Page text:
The crucial but largely unreported factor in many of the fires and explosions happening in the industry today—from a MWh utility installation in Brussels to LG Chem ESS systems to Tesla cars — is battery chemistry. Most “lithium ion” batteries (lithium manganese cobalt oxide – NMC and lithium nickel cobalt aluminum – NCA) contain cobalt. Cobalt is toxic and hazardous. Lithium is not toxic or hazardous, but because reports on “lithium fires” do not distinguish the fundamental differences and hazards between available chemistry, ALL “lithium ion” batteries are getting a bad name, whether they use cobalt or not. This is a tremendous disservice to advancing the entire energy industry that increasingly looks to batteries to create power reserves to optimize the grid, to create access to power beyond the grid, to create critical back-up power in catastrophic failure of the grid. In addition, it is time for the industry as a whole, particularly in the face of the disastrous cobalt-based lithium battery fires, to realize that ‘energy security’ and ‘clean energy’ (renewable solar & wind generation), cannot be achieved with fundamentally toxic and hazardous batteries that put the end user, and all those along the entire supply chain, at serious risk.
The key factor in the thermal runaway fires reported in phones, laptops, hoverboards, cars, airliners, and even vape pens is not ‘lithium ion’ per se. It’s the cobalt that’s in the vast majority of “lithium” batteries. Cobalt dramatically increases the risk of uncontrolled or “thermal runaway” fires for three key reasons: Li batteries that use cobalt generate significant heat. This necessitates expensive cooling, fire retardant systems and thermal monitoring systems. These often shut a storage system down if the cobalt-based lithium ion batteries get too hot.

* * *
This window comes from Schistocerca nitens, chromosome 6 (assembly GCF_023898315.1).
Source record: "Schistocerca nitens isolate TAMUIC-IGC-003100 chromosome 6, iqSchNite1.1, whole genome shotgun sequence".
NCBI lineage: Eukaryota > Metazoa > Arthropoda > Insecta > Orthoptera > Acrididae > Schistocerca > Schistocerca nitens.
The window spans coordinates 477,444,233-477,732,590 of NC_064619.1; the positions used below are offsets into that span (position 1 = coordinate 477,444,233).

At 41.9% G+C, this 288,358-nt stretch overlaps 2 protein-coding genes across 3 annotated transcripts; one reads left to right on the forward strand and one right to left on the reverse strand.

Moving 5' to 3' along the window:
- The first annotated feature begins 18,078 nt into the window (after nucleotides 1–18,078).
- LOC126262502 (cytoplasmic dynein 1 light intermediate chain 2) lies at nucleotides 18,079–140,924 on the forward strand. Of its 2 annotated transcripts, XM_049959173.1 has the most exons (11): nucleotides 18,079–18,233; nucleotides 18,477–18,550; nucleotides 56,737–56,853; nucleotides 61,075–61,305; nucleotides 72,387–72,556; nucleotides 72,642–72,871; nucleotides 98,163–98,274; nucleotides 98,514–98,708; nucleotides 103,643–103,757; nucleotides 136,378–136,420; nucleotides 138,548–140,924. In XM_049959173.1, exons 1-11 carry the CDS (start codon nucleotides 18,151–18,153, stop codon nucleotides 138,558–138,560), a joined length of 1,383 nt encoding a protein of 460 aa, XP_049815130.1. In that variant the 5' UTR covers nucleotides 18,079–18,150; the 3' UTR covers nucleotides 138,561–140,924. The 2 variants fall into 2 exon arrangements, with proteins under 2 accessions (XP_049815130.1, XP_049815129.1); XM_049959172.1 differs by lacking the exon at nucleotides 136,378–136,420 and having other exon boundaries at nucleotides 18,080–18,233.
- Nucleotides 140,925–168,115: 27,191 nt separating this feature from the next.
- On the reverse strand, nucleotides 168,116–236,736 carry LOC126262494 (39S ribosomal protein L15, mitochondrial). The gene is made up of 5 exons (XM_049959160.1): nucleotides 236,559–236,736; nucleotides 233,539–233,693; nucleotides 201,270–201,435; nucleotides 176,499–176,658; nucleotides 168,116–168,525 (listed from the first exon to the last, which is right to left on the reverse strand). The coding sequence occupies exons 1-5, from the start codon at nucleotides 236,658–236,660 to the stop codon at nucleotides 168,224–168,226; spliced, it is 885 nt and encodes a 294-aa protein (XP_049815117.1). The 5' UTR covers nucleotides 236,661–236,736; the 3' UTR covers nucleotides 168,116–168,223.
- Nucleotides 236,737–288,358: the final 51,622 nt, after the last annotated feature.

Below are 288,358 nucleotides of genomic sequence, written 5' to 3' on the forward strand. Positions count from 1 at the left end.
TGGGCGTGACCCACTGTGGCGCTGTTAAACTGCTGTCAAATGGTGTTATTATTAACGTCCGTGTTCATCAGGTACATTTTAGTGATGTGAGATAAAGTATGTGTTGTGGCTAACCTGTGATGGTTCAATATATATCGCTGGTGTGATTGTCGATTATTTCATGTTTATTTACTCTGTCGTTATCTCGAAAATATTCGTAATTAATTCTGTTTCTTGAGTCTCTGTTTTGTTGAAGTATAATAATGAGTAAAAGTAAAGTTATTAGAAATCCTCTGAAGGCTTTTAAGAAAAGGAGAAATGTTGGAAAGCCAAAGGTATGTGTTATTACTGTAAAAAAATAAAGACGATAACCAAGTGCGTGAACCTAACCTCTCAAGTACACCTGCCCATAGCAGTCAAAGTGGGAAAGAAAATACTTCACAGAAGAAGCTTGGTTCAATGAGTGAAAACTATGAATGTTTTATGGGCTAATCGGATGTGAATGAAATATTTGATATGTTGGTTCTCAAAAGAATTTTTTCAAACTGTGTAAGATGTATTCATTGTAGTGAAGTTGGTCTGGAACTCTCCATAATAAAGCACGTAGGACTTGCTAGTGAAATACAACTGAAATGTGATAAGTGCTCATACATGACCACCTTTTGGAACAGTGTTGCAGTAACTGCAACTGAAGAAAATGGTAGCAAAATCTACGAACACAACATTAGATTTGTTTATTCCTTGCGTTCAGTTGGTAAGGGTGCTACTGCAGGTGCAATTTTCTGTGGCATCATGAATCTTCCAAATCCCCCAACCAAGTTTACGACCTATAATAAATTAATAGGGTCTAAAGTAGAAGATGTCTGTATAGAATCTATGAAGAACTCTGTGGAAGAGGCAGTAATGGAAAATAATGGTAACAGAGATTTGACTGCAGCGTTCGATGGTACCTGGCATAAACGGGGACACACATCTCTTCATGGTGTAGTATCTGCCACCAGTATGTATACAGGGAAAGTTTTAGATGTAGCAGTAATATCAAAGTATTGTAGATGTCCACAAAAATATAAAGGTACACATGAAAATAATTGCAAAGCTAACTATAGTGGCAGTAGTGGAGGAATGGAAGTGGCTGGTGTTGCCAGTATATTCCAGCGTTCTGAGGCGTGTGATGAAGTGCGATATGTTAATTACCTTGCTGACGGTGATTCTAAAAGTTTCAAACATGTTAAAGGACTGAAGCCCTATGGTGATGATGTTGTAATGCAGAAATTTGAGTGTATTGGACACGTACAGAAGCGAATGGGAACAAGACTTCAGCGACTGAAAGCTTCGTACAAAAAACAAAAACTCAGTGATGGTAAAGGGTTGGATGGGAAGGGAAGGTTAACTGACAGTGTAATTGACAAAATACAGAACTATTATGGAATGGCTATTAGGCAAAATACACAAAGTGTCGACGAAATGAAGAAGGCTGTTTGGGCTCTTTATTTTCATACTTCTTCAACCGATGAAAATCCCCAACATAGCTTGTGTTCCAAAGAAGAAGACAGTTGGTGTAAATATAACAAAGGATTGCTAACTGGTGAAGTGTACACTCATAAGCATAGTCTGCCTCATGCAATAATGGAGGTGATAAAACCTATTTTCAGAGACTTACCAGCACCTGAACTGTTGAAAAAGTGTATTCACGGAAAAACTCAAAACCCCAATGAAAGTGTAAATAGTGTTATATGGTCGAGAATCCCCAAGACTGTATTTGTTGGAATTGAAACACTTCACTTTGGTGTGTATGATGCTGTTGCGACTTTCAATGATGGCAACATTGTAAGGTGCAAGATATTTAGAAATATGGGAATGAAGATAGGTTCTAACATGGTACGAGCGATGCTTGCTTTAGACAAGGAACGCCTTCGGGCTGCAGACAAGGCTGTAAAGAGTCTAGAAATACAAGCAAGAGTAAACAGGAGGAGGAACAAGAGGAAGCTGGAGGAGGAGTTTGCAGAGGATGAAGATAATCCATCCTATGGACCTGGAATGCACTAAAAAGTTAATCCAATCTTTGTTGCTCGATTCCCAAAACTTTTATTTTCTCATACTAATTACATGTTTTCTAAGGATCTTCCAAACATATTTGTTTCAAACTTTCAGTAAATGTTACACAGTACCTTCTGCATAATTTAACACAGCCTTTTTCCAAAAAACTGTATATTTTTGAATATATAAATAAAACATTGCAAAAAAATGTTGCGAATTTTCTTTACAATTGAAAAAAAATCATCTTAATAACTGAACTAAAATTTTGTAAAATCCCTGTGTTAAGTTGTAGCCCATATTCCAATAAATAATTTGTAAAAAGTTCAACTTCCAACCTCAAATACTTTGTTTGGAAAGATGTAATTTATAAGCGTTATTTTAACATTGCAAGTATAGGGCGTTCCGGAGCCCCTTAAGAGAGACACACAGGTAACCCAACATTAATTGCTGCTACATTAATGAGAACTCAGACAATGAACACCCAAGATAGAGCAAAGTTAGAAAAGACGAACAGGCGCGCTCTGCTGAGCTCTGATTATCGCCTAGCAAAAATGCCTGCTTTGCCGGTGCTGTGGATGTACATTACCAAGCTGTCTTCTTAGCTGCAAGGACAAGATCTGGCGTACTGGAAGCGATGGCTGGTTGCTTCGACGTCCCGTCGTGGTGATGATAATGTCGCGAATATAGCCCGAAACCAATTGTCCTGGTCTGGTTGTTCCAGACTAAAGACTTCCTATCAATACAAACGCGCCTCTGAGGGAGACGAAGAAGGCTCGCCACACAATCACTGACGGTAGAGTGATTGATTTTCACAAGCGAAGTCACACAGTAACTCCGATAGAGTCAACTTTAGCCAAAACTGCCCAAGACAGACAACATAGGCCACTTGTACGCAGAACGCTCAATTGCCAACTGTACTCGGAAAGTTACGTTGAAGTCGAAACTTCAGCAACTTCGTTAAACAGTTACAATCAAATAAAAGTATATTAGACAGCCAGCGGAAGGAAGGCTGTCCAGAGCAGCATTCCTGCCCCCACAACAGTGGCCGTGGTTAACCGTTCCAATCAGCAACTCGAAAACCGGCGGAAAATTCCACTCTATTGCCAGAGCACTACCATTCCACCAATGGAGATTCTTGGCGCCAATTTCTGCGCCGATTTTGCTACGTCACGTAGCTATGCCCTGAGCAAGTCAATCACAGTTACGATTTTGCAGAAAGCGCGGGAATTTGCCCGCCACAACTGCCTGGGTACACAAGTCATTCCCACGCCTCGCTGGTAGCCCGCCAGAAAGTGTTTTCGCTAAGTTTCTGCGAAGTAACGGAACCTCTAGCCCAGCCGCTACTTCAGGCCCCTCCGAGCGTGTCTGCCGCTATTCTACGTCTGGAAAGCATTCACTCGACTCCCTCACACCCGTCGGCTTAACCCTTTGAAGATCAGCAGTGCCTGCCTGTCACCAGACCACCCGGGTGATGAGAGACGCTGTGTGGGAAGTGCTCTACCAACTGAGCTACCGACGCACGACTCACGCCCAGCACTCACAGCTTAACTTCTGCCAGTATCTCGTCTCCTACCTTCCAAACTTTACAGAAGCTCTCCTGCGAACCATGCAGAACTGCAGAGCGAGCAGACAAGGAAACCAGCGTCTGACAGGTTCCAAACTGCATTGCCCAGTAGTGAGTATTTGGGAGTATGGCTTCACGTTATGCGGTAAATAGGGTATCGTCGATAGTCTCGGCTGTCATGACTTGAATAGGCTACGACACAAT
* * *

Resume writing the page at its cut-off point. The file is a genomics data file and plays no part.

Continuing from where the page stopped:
At the same time, cobalt lowers the temperature threshold, or “” thermal runaway point, at which the chemical compound breaks down and burns. When a battery reaches that point, cobalt-based lithium (Li) compounds in thermal runaway release oxygen. This fuels and “self-propagates” a highly toxic fire, making it dangerous for first responders and impossible to put it out until the oxygen in the compound burns out. This has prompted local, federal and international agencies to crack down on and recall thousands of Li batteries. New York City has initiated strict 9540a Li battery safety tests, required whether a lithium battery has cobalt in it or not. As of March 2020, we completed UL 9540A and the test results concluded that there were no signs of flames, ignition or fire propagation across cells during the entire test period, again confirming the inherent safety of the PHI LFP chemistry, cell construction, battery module design, manufacturing materials and processes.
Reports that declare ‘lithium-ion batteries have exploded’, can catch fire and are dangerous, without identifying the specific chemistry —or raw materials—that make these batteries likely to burn such as cobalt, inaccurately and egregiously tar an entire industry.
SimpliPhi Power has always chosen to only use the most environmentally benign and safe chemistry—lithium ferro phosphate (LFP) that does not contain cobalt. It’s true that I have a vested interest in clarifying this issue. But so should anyone concerned with both safety and sustainability. SimpliPhi Power specifically chose the LFP chemistry in 2010 when we founded the company precisely because of the issue of public safety and environmental impact. So why have other companies chosen and continue to choose cobalt-based lithium chemistry – even in the face of increasing fires? Cobalt is cheaper.